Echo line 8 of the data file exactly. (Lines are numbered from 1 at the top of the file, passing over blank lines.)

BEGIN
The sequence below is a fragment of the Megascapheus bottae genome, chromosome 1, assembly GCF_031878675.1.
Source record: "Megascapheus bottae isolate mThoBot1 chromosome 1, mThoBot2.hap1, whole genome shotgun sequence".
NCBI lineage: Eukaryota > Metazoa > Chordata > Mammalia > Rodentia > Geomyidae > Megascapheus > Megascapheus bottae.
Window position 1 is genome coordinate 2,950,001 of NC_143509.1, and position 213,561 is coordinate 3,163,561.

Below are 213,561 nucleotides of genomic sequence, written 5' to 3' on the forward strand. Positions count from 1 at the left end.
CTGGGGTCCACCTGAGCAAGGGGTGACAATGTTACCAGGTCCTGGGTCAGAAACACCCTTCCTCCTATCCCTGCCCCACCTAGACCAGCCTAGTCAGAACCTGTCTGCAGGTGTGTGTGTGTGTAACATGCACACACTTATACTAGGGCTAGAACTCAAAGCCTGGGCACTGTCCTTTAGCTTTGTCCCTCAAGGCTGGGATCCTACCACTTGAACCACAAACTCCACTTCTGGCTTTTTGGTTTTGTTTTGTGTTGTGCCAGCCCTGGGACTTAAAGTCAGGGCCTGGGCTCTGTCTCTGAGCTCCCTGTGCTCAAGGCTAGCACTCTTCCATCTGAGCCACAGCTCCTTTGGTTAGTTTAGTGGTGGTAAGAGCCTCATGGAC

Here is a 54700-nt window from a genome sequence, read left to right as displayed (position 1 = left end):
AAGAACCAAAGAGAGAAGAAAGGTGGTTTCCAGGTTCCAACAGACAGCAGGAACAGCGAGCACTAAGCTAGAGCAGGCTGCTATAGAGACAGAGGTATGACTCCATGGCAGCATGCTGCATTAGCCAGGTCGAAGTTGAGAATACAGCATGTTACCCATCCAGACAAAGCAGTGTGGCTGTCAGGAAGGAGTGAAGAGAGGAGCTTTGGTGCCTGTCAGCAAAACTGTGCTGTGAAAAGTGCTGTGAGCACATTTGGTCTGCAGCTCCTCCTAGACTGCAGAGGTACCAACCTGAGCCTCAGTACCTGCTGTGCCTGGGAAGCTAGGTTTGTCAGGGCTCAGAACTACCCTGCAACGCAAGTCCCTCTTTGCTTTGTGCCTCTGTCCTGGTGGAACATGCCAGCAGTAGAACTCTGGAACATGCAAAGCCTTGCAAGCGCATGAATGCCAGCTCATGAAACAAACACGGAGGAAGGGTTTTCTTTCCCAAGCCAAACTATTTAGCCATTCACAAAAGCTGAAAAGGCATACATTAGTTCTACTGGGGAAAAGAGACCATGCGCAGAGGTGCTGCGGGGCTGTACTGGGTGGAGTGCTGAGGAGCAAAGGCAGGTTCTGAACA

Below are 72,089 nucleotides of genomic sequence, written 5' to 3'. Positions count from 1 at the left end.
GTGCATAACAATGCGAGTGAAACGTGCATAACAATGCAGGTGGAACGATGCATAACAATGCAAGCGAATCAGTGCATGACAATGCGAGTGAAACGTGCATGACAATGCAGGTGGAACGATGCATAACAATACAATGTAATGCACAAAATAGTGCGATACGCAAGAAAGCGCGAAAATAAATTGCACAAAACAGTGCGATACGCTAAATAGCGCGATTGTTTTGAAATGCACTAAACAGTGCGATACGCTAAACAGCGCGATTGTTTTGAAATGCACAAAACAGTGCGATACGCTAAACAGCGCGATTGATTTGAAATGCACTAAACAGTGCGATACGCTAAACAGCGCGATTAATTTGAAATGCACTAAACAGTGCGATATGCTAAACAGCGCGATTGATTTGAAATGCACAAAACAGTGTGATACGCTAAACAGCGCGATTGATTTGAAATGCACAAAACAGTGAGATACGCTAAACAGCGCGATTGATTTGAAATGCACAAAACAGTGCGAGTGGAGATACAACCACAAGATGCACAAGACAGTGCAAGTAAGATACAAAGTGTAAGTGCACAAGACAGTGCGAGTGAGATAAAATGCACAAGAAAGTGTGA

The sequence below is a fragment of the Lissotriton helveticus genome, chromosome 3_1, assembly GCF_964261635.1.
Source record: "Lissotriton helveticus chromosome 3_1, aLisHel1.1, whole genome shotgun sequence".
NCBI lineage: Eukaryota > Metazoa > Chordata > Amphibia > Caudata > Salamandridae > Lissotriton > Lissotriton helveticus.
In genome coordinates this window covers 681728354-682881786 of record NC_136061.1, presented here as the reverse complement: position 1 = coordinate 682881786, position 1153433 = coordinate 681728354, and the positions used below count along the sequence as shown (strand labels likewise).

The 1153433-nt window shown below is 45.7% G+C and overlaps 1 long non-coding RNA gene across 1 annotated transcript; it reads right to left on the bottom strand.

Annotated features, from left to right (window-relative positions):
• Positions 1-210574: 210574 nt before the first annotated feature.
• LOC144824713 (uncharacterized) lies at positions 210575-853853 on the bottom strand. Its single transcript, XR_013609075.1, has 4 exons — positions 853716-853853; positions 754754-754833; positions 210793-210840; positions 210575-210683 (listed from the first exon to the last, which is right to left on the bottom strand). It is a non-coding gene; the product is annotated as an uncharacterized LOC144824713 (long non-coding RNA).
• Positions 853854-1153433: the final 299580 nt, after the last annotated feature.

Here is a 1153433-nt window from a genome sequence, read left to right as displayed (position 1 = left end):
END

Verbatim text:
AAGAACCAAAGAGAGAAGAAAGGTGGTTTCCAGGTTCCAACAGACAGCAGGAACAGCGAGCACTAAGCTAGAGCAGGCTGCTATAGAGACAGAGGTATGACTCCATGGCAGCATGCTGCATTAGCCAGGTCGAAGTTGAGAATACAGCATGTTACCCATCCAGACAAAGCAGTGTGGCTGTCAGGAAGGAGTGAAGAGAGGAGCTTTGGTGCCTGTCAGCAAAACTGTGCTGTGAAAAGTGCTGTGAGCACATTTGGTCTGCAGCTCCTCCTAGACTGCAGAGGTACCAACCTGAGCCTCAGTACCTGCTGTGCCTGGGAAGCTAGGTTTGTCAGGGCTCAGAACTACCCTGCAACGCAAGTCCCTCTTTGCTTTGTGCCTCTGTCCTGGTGGAACATGCCAGCAGTAGAACTCTGGAACATGCAAAGCCTTGCAAGCGCATGAATGCCAGCTCATGAAACAAACACGGAGGAAGGGTTTTCTTTCCCAAGCCAAACTATTTAGCCATTCACAAAAGCTGAAAAGGCATACATTAGTTCTACTGGGGAAAAGAGACCATGCGCAGAGGTGCTGCGGGGCTGTACTGGGTGGAGTGCTGAGGAGCAAAGGCAGGTTCTGAACA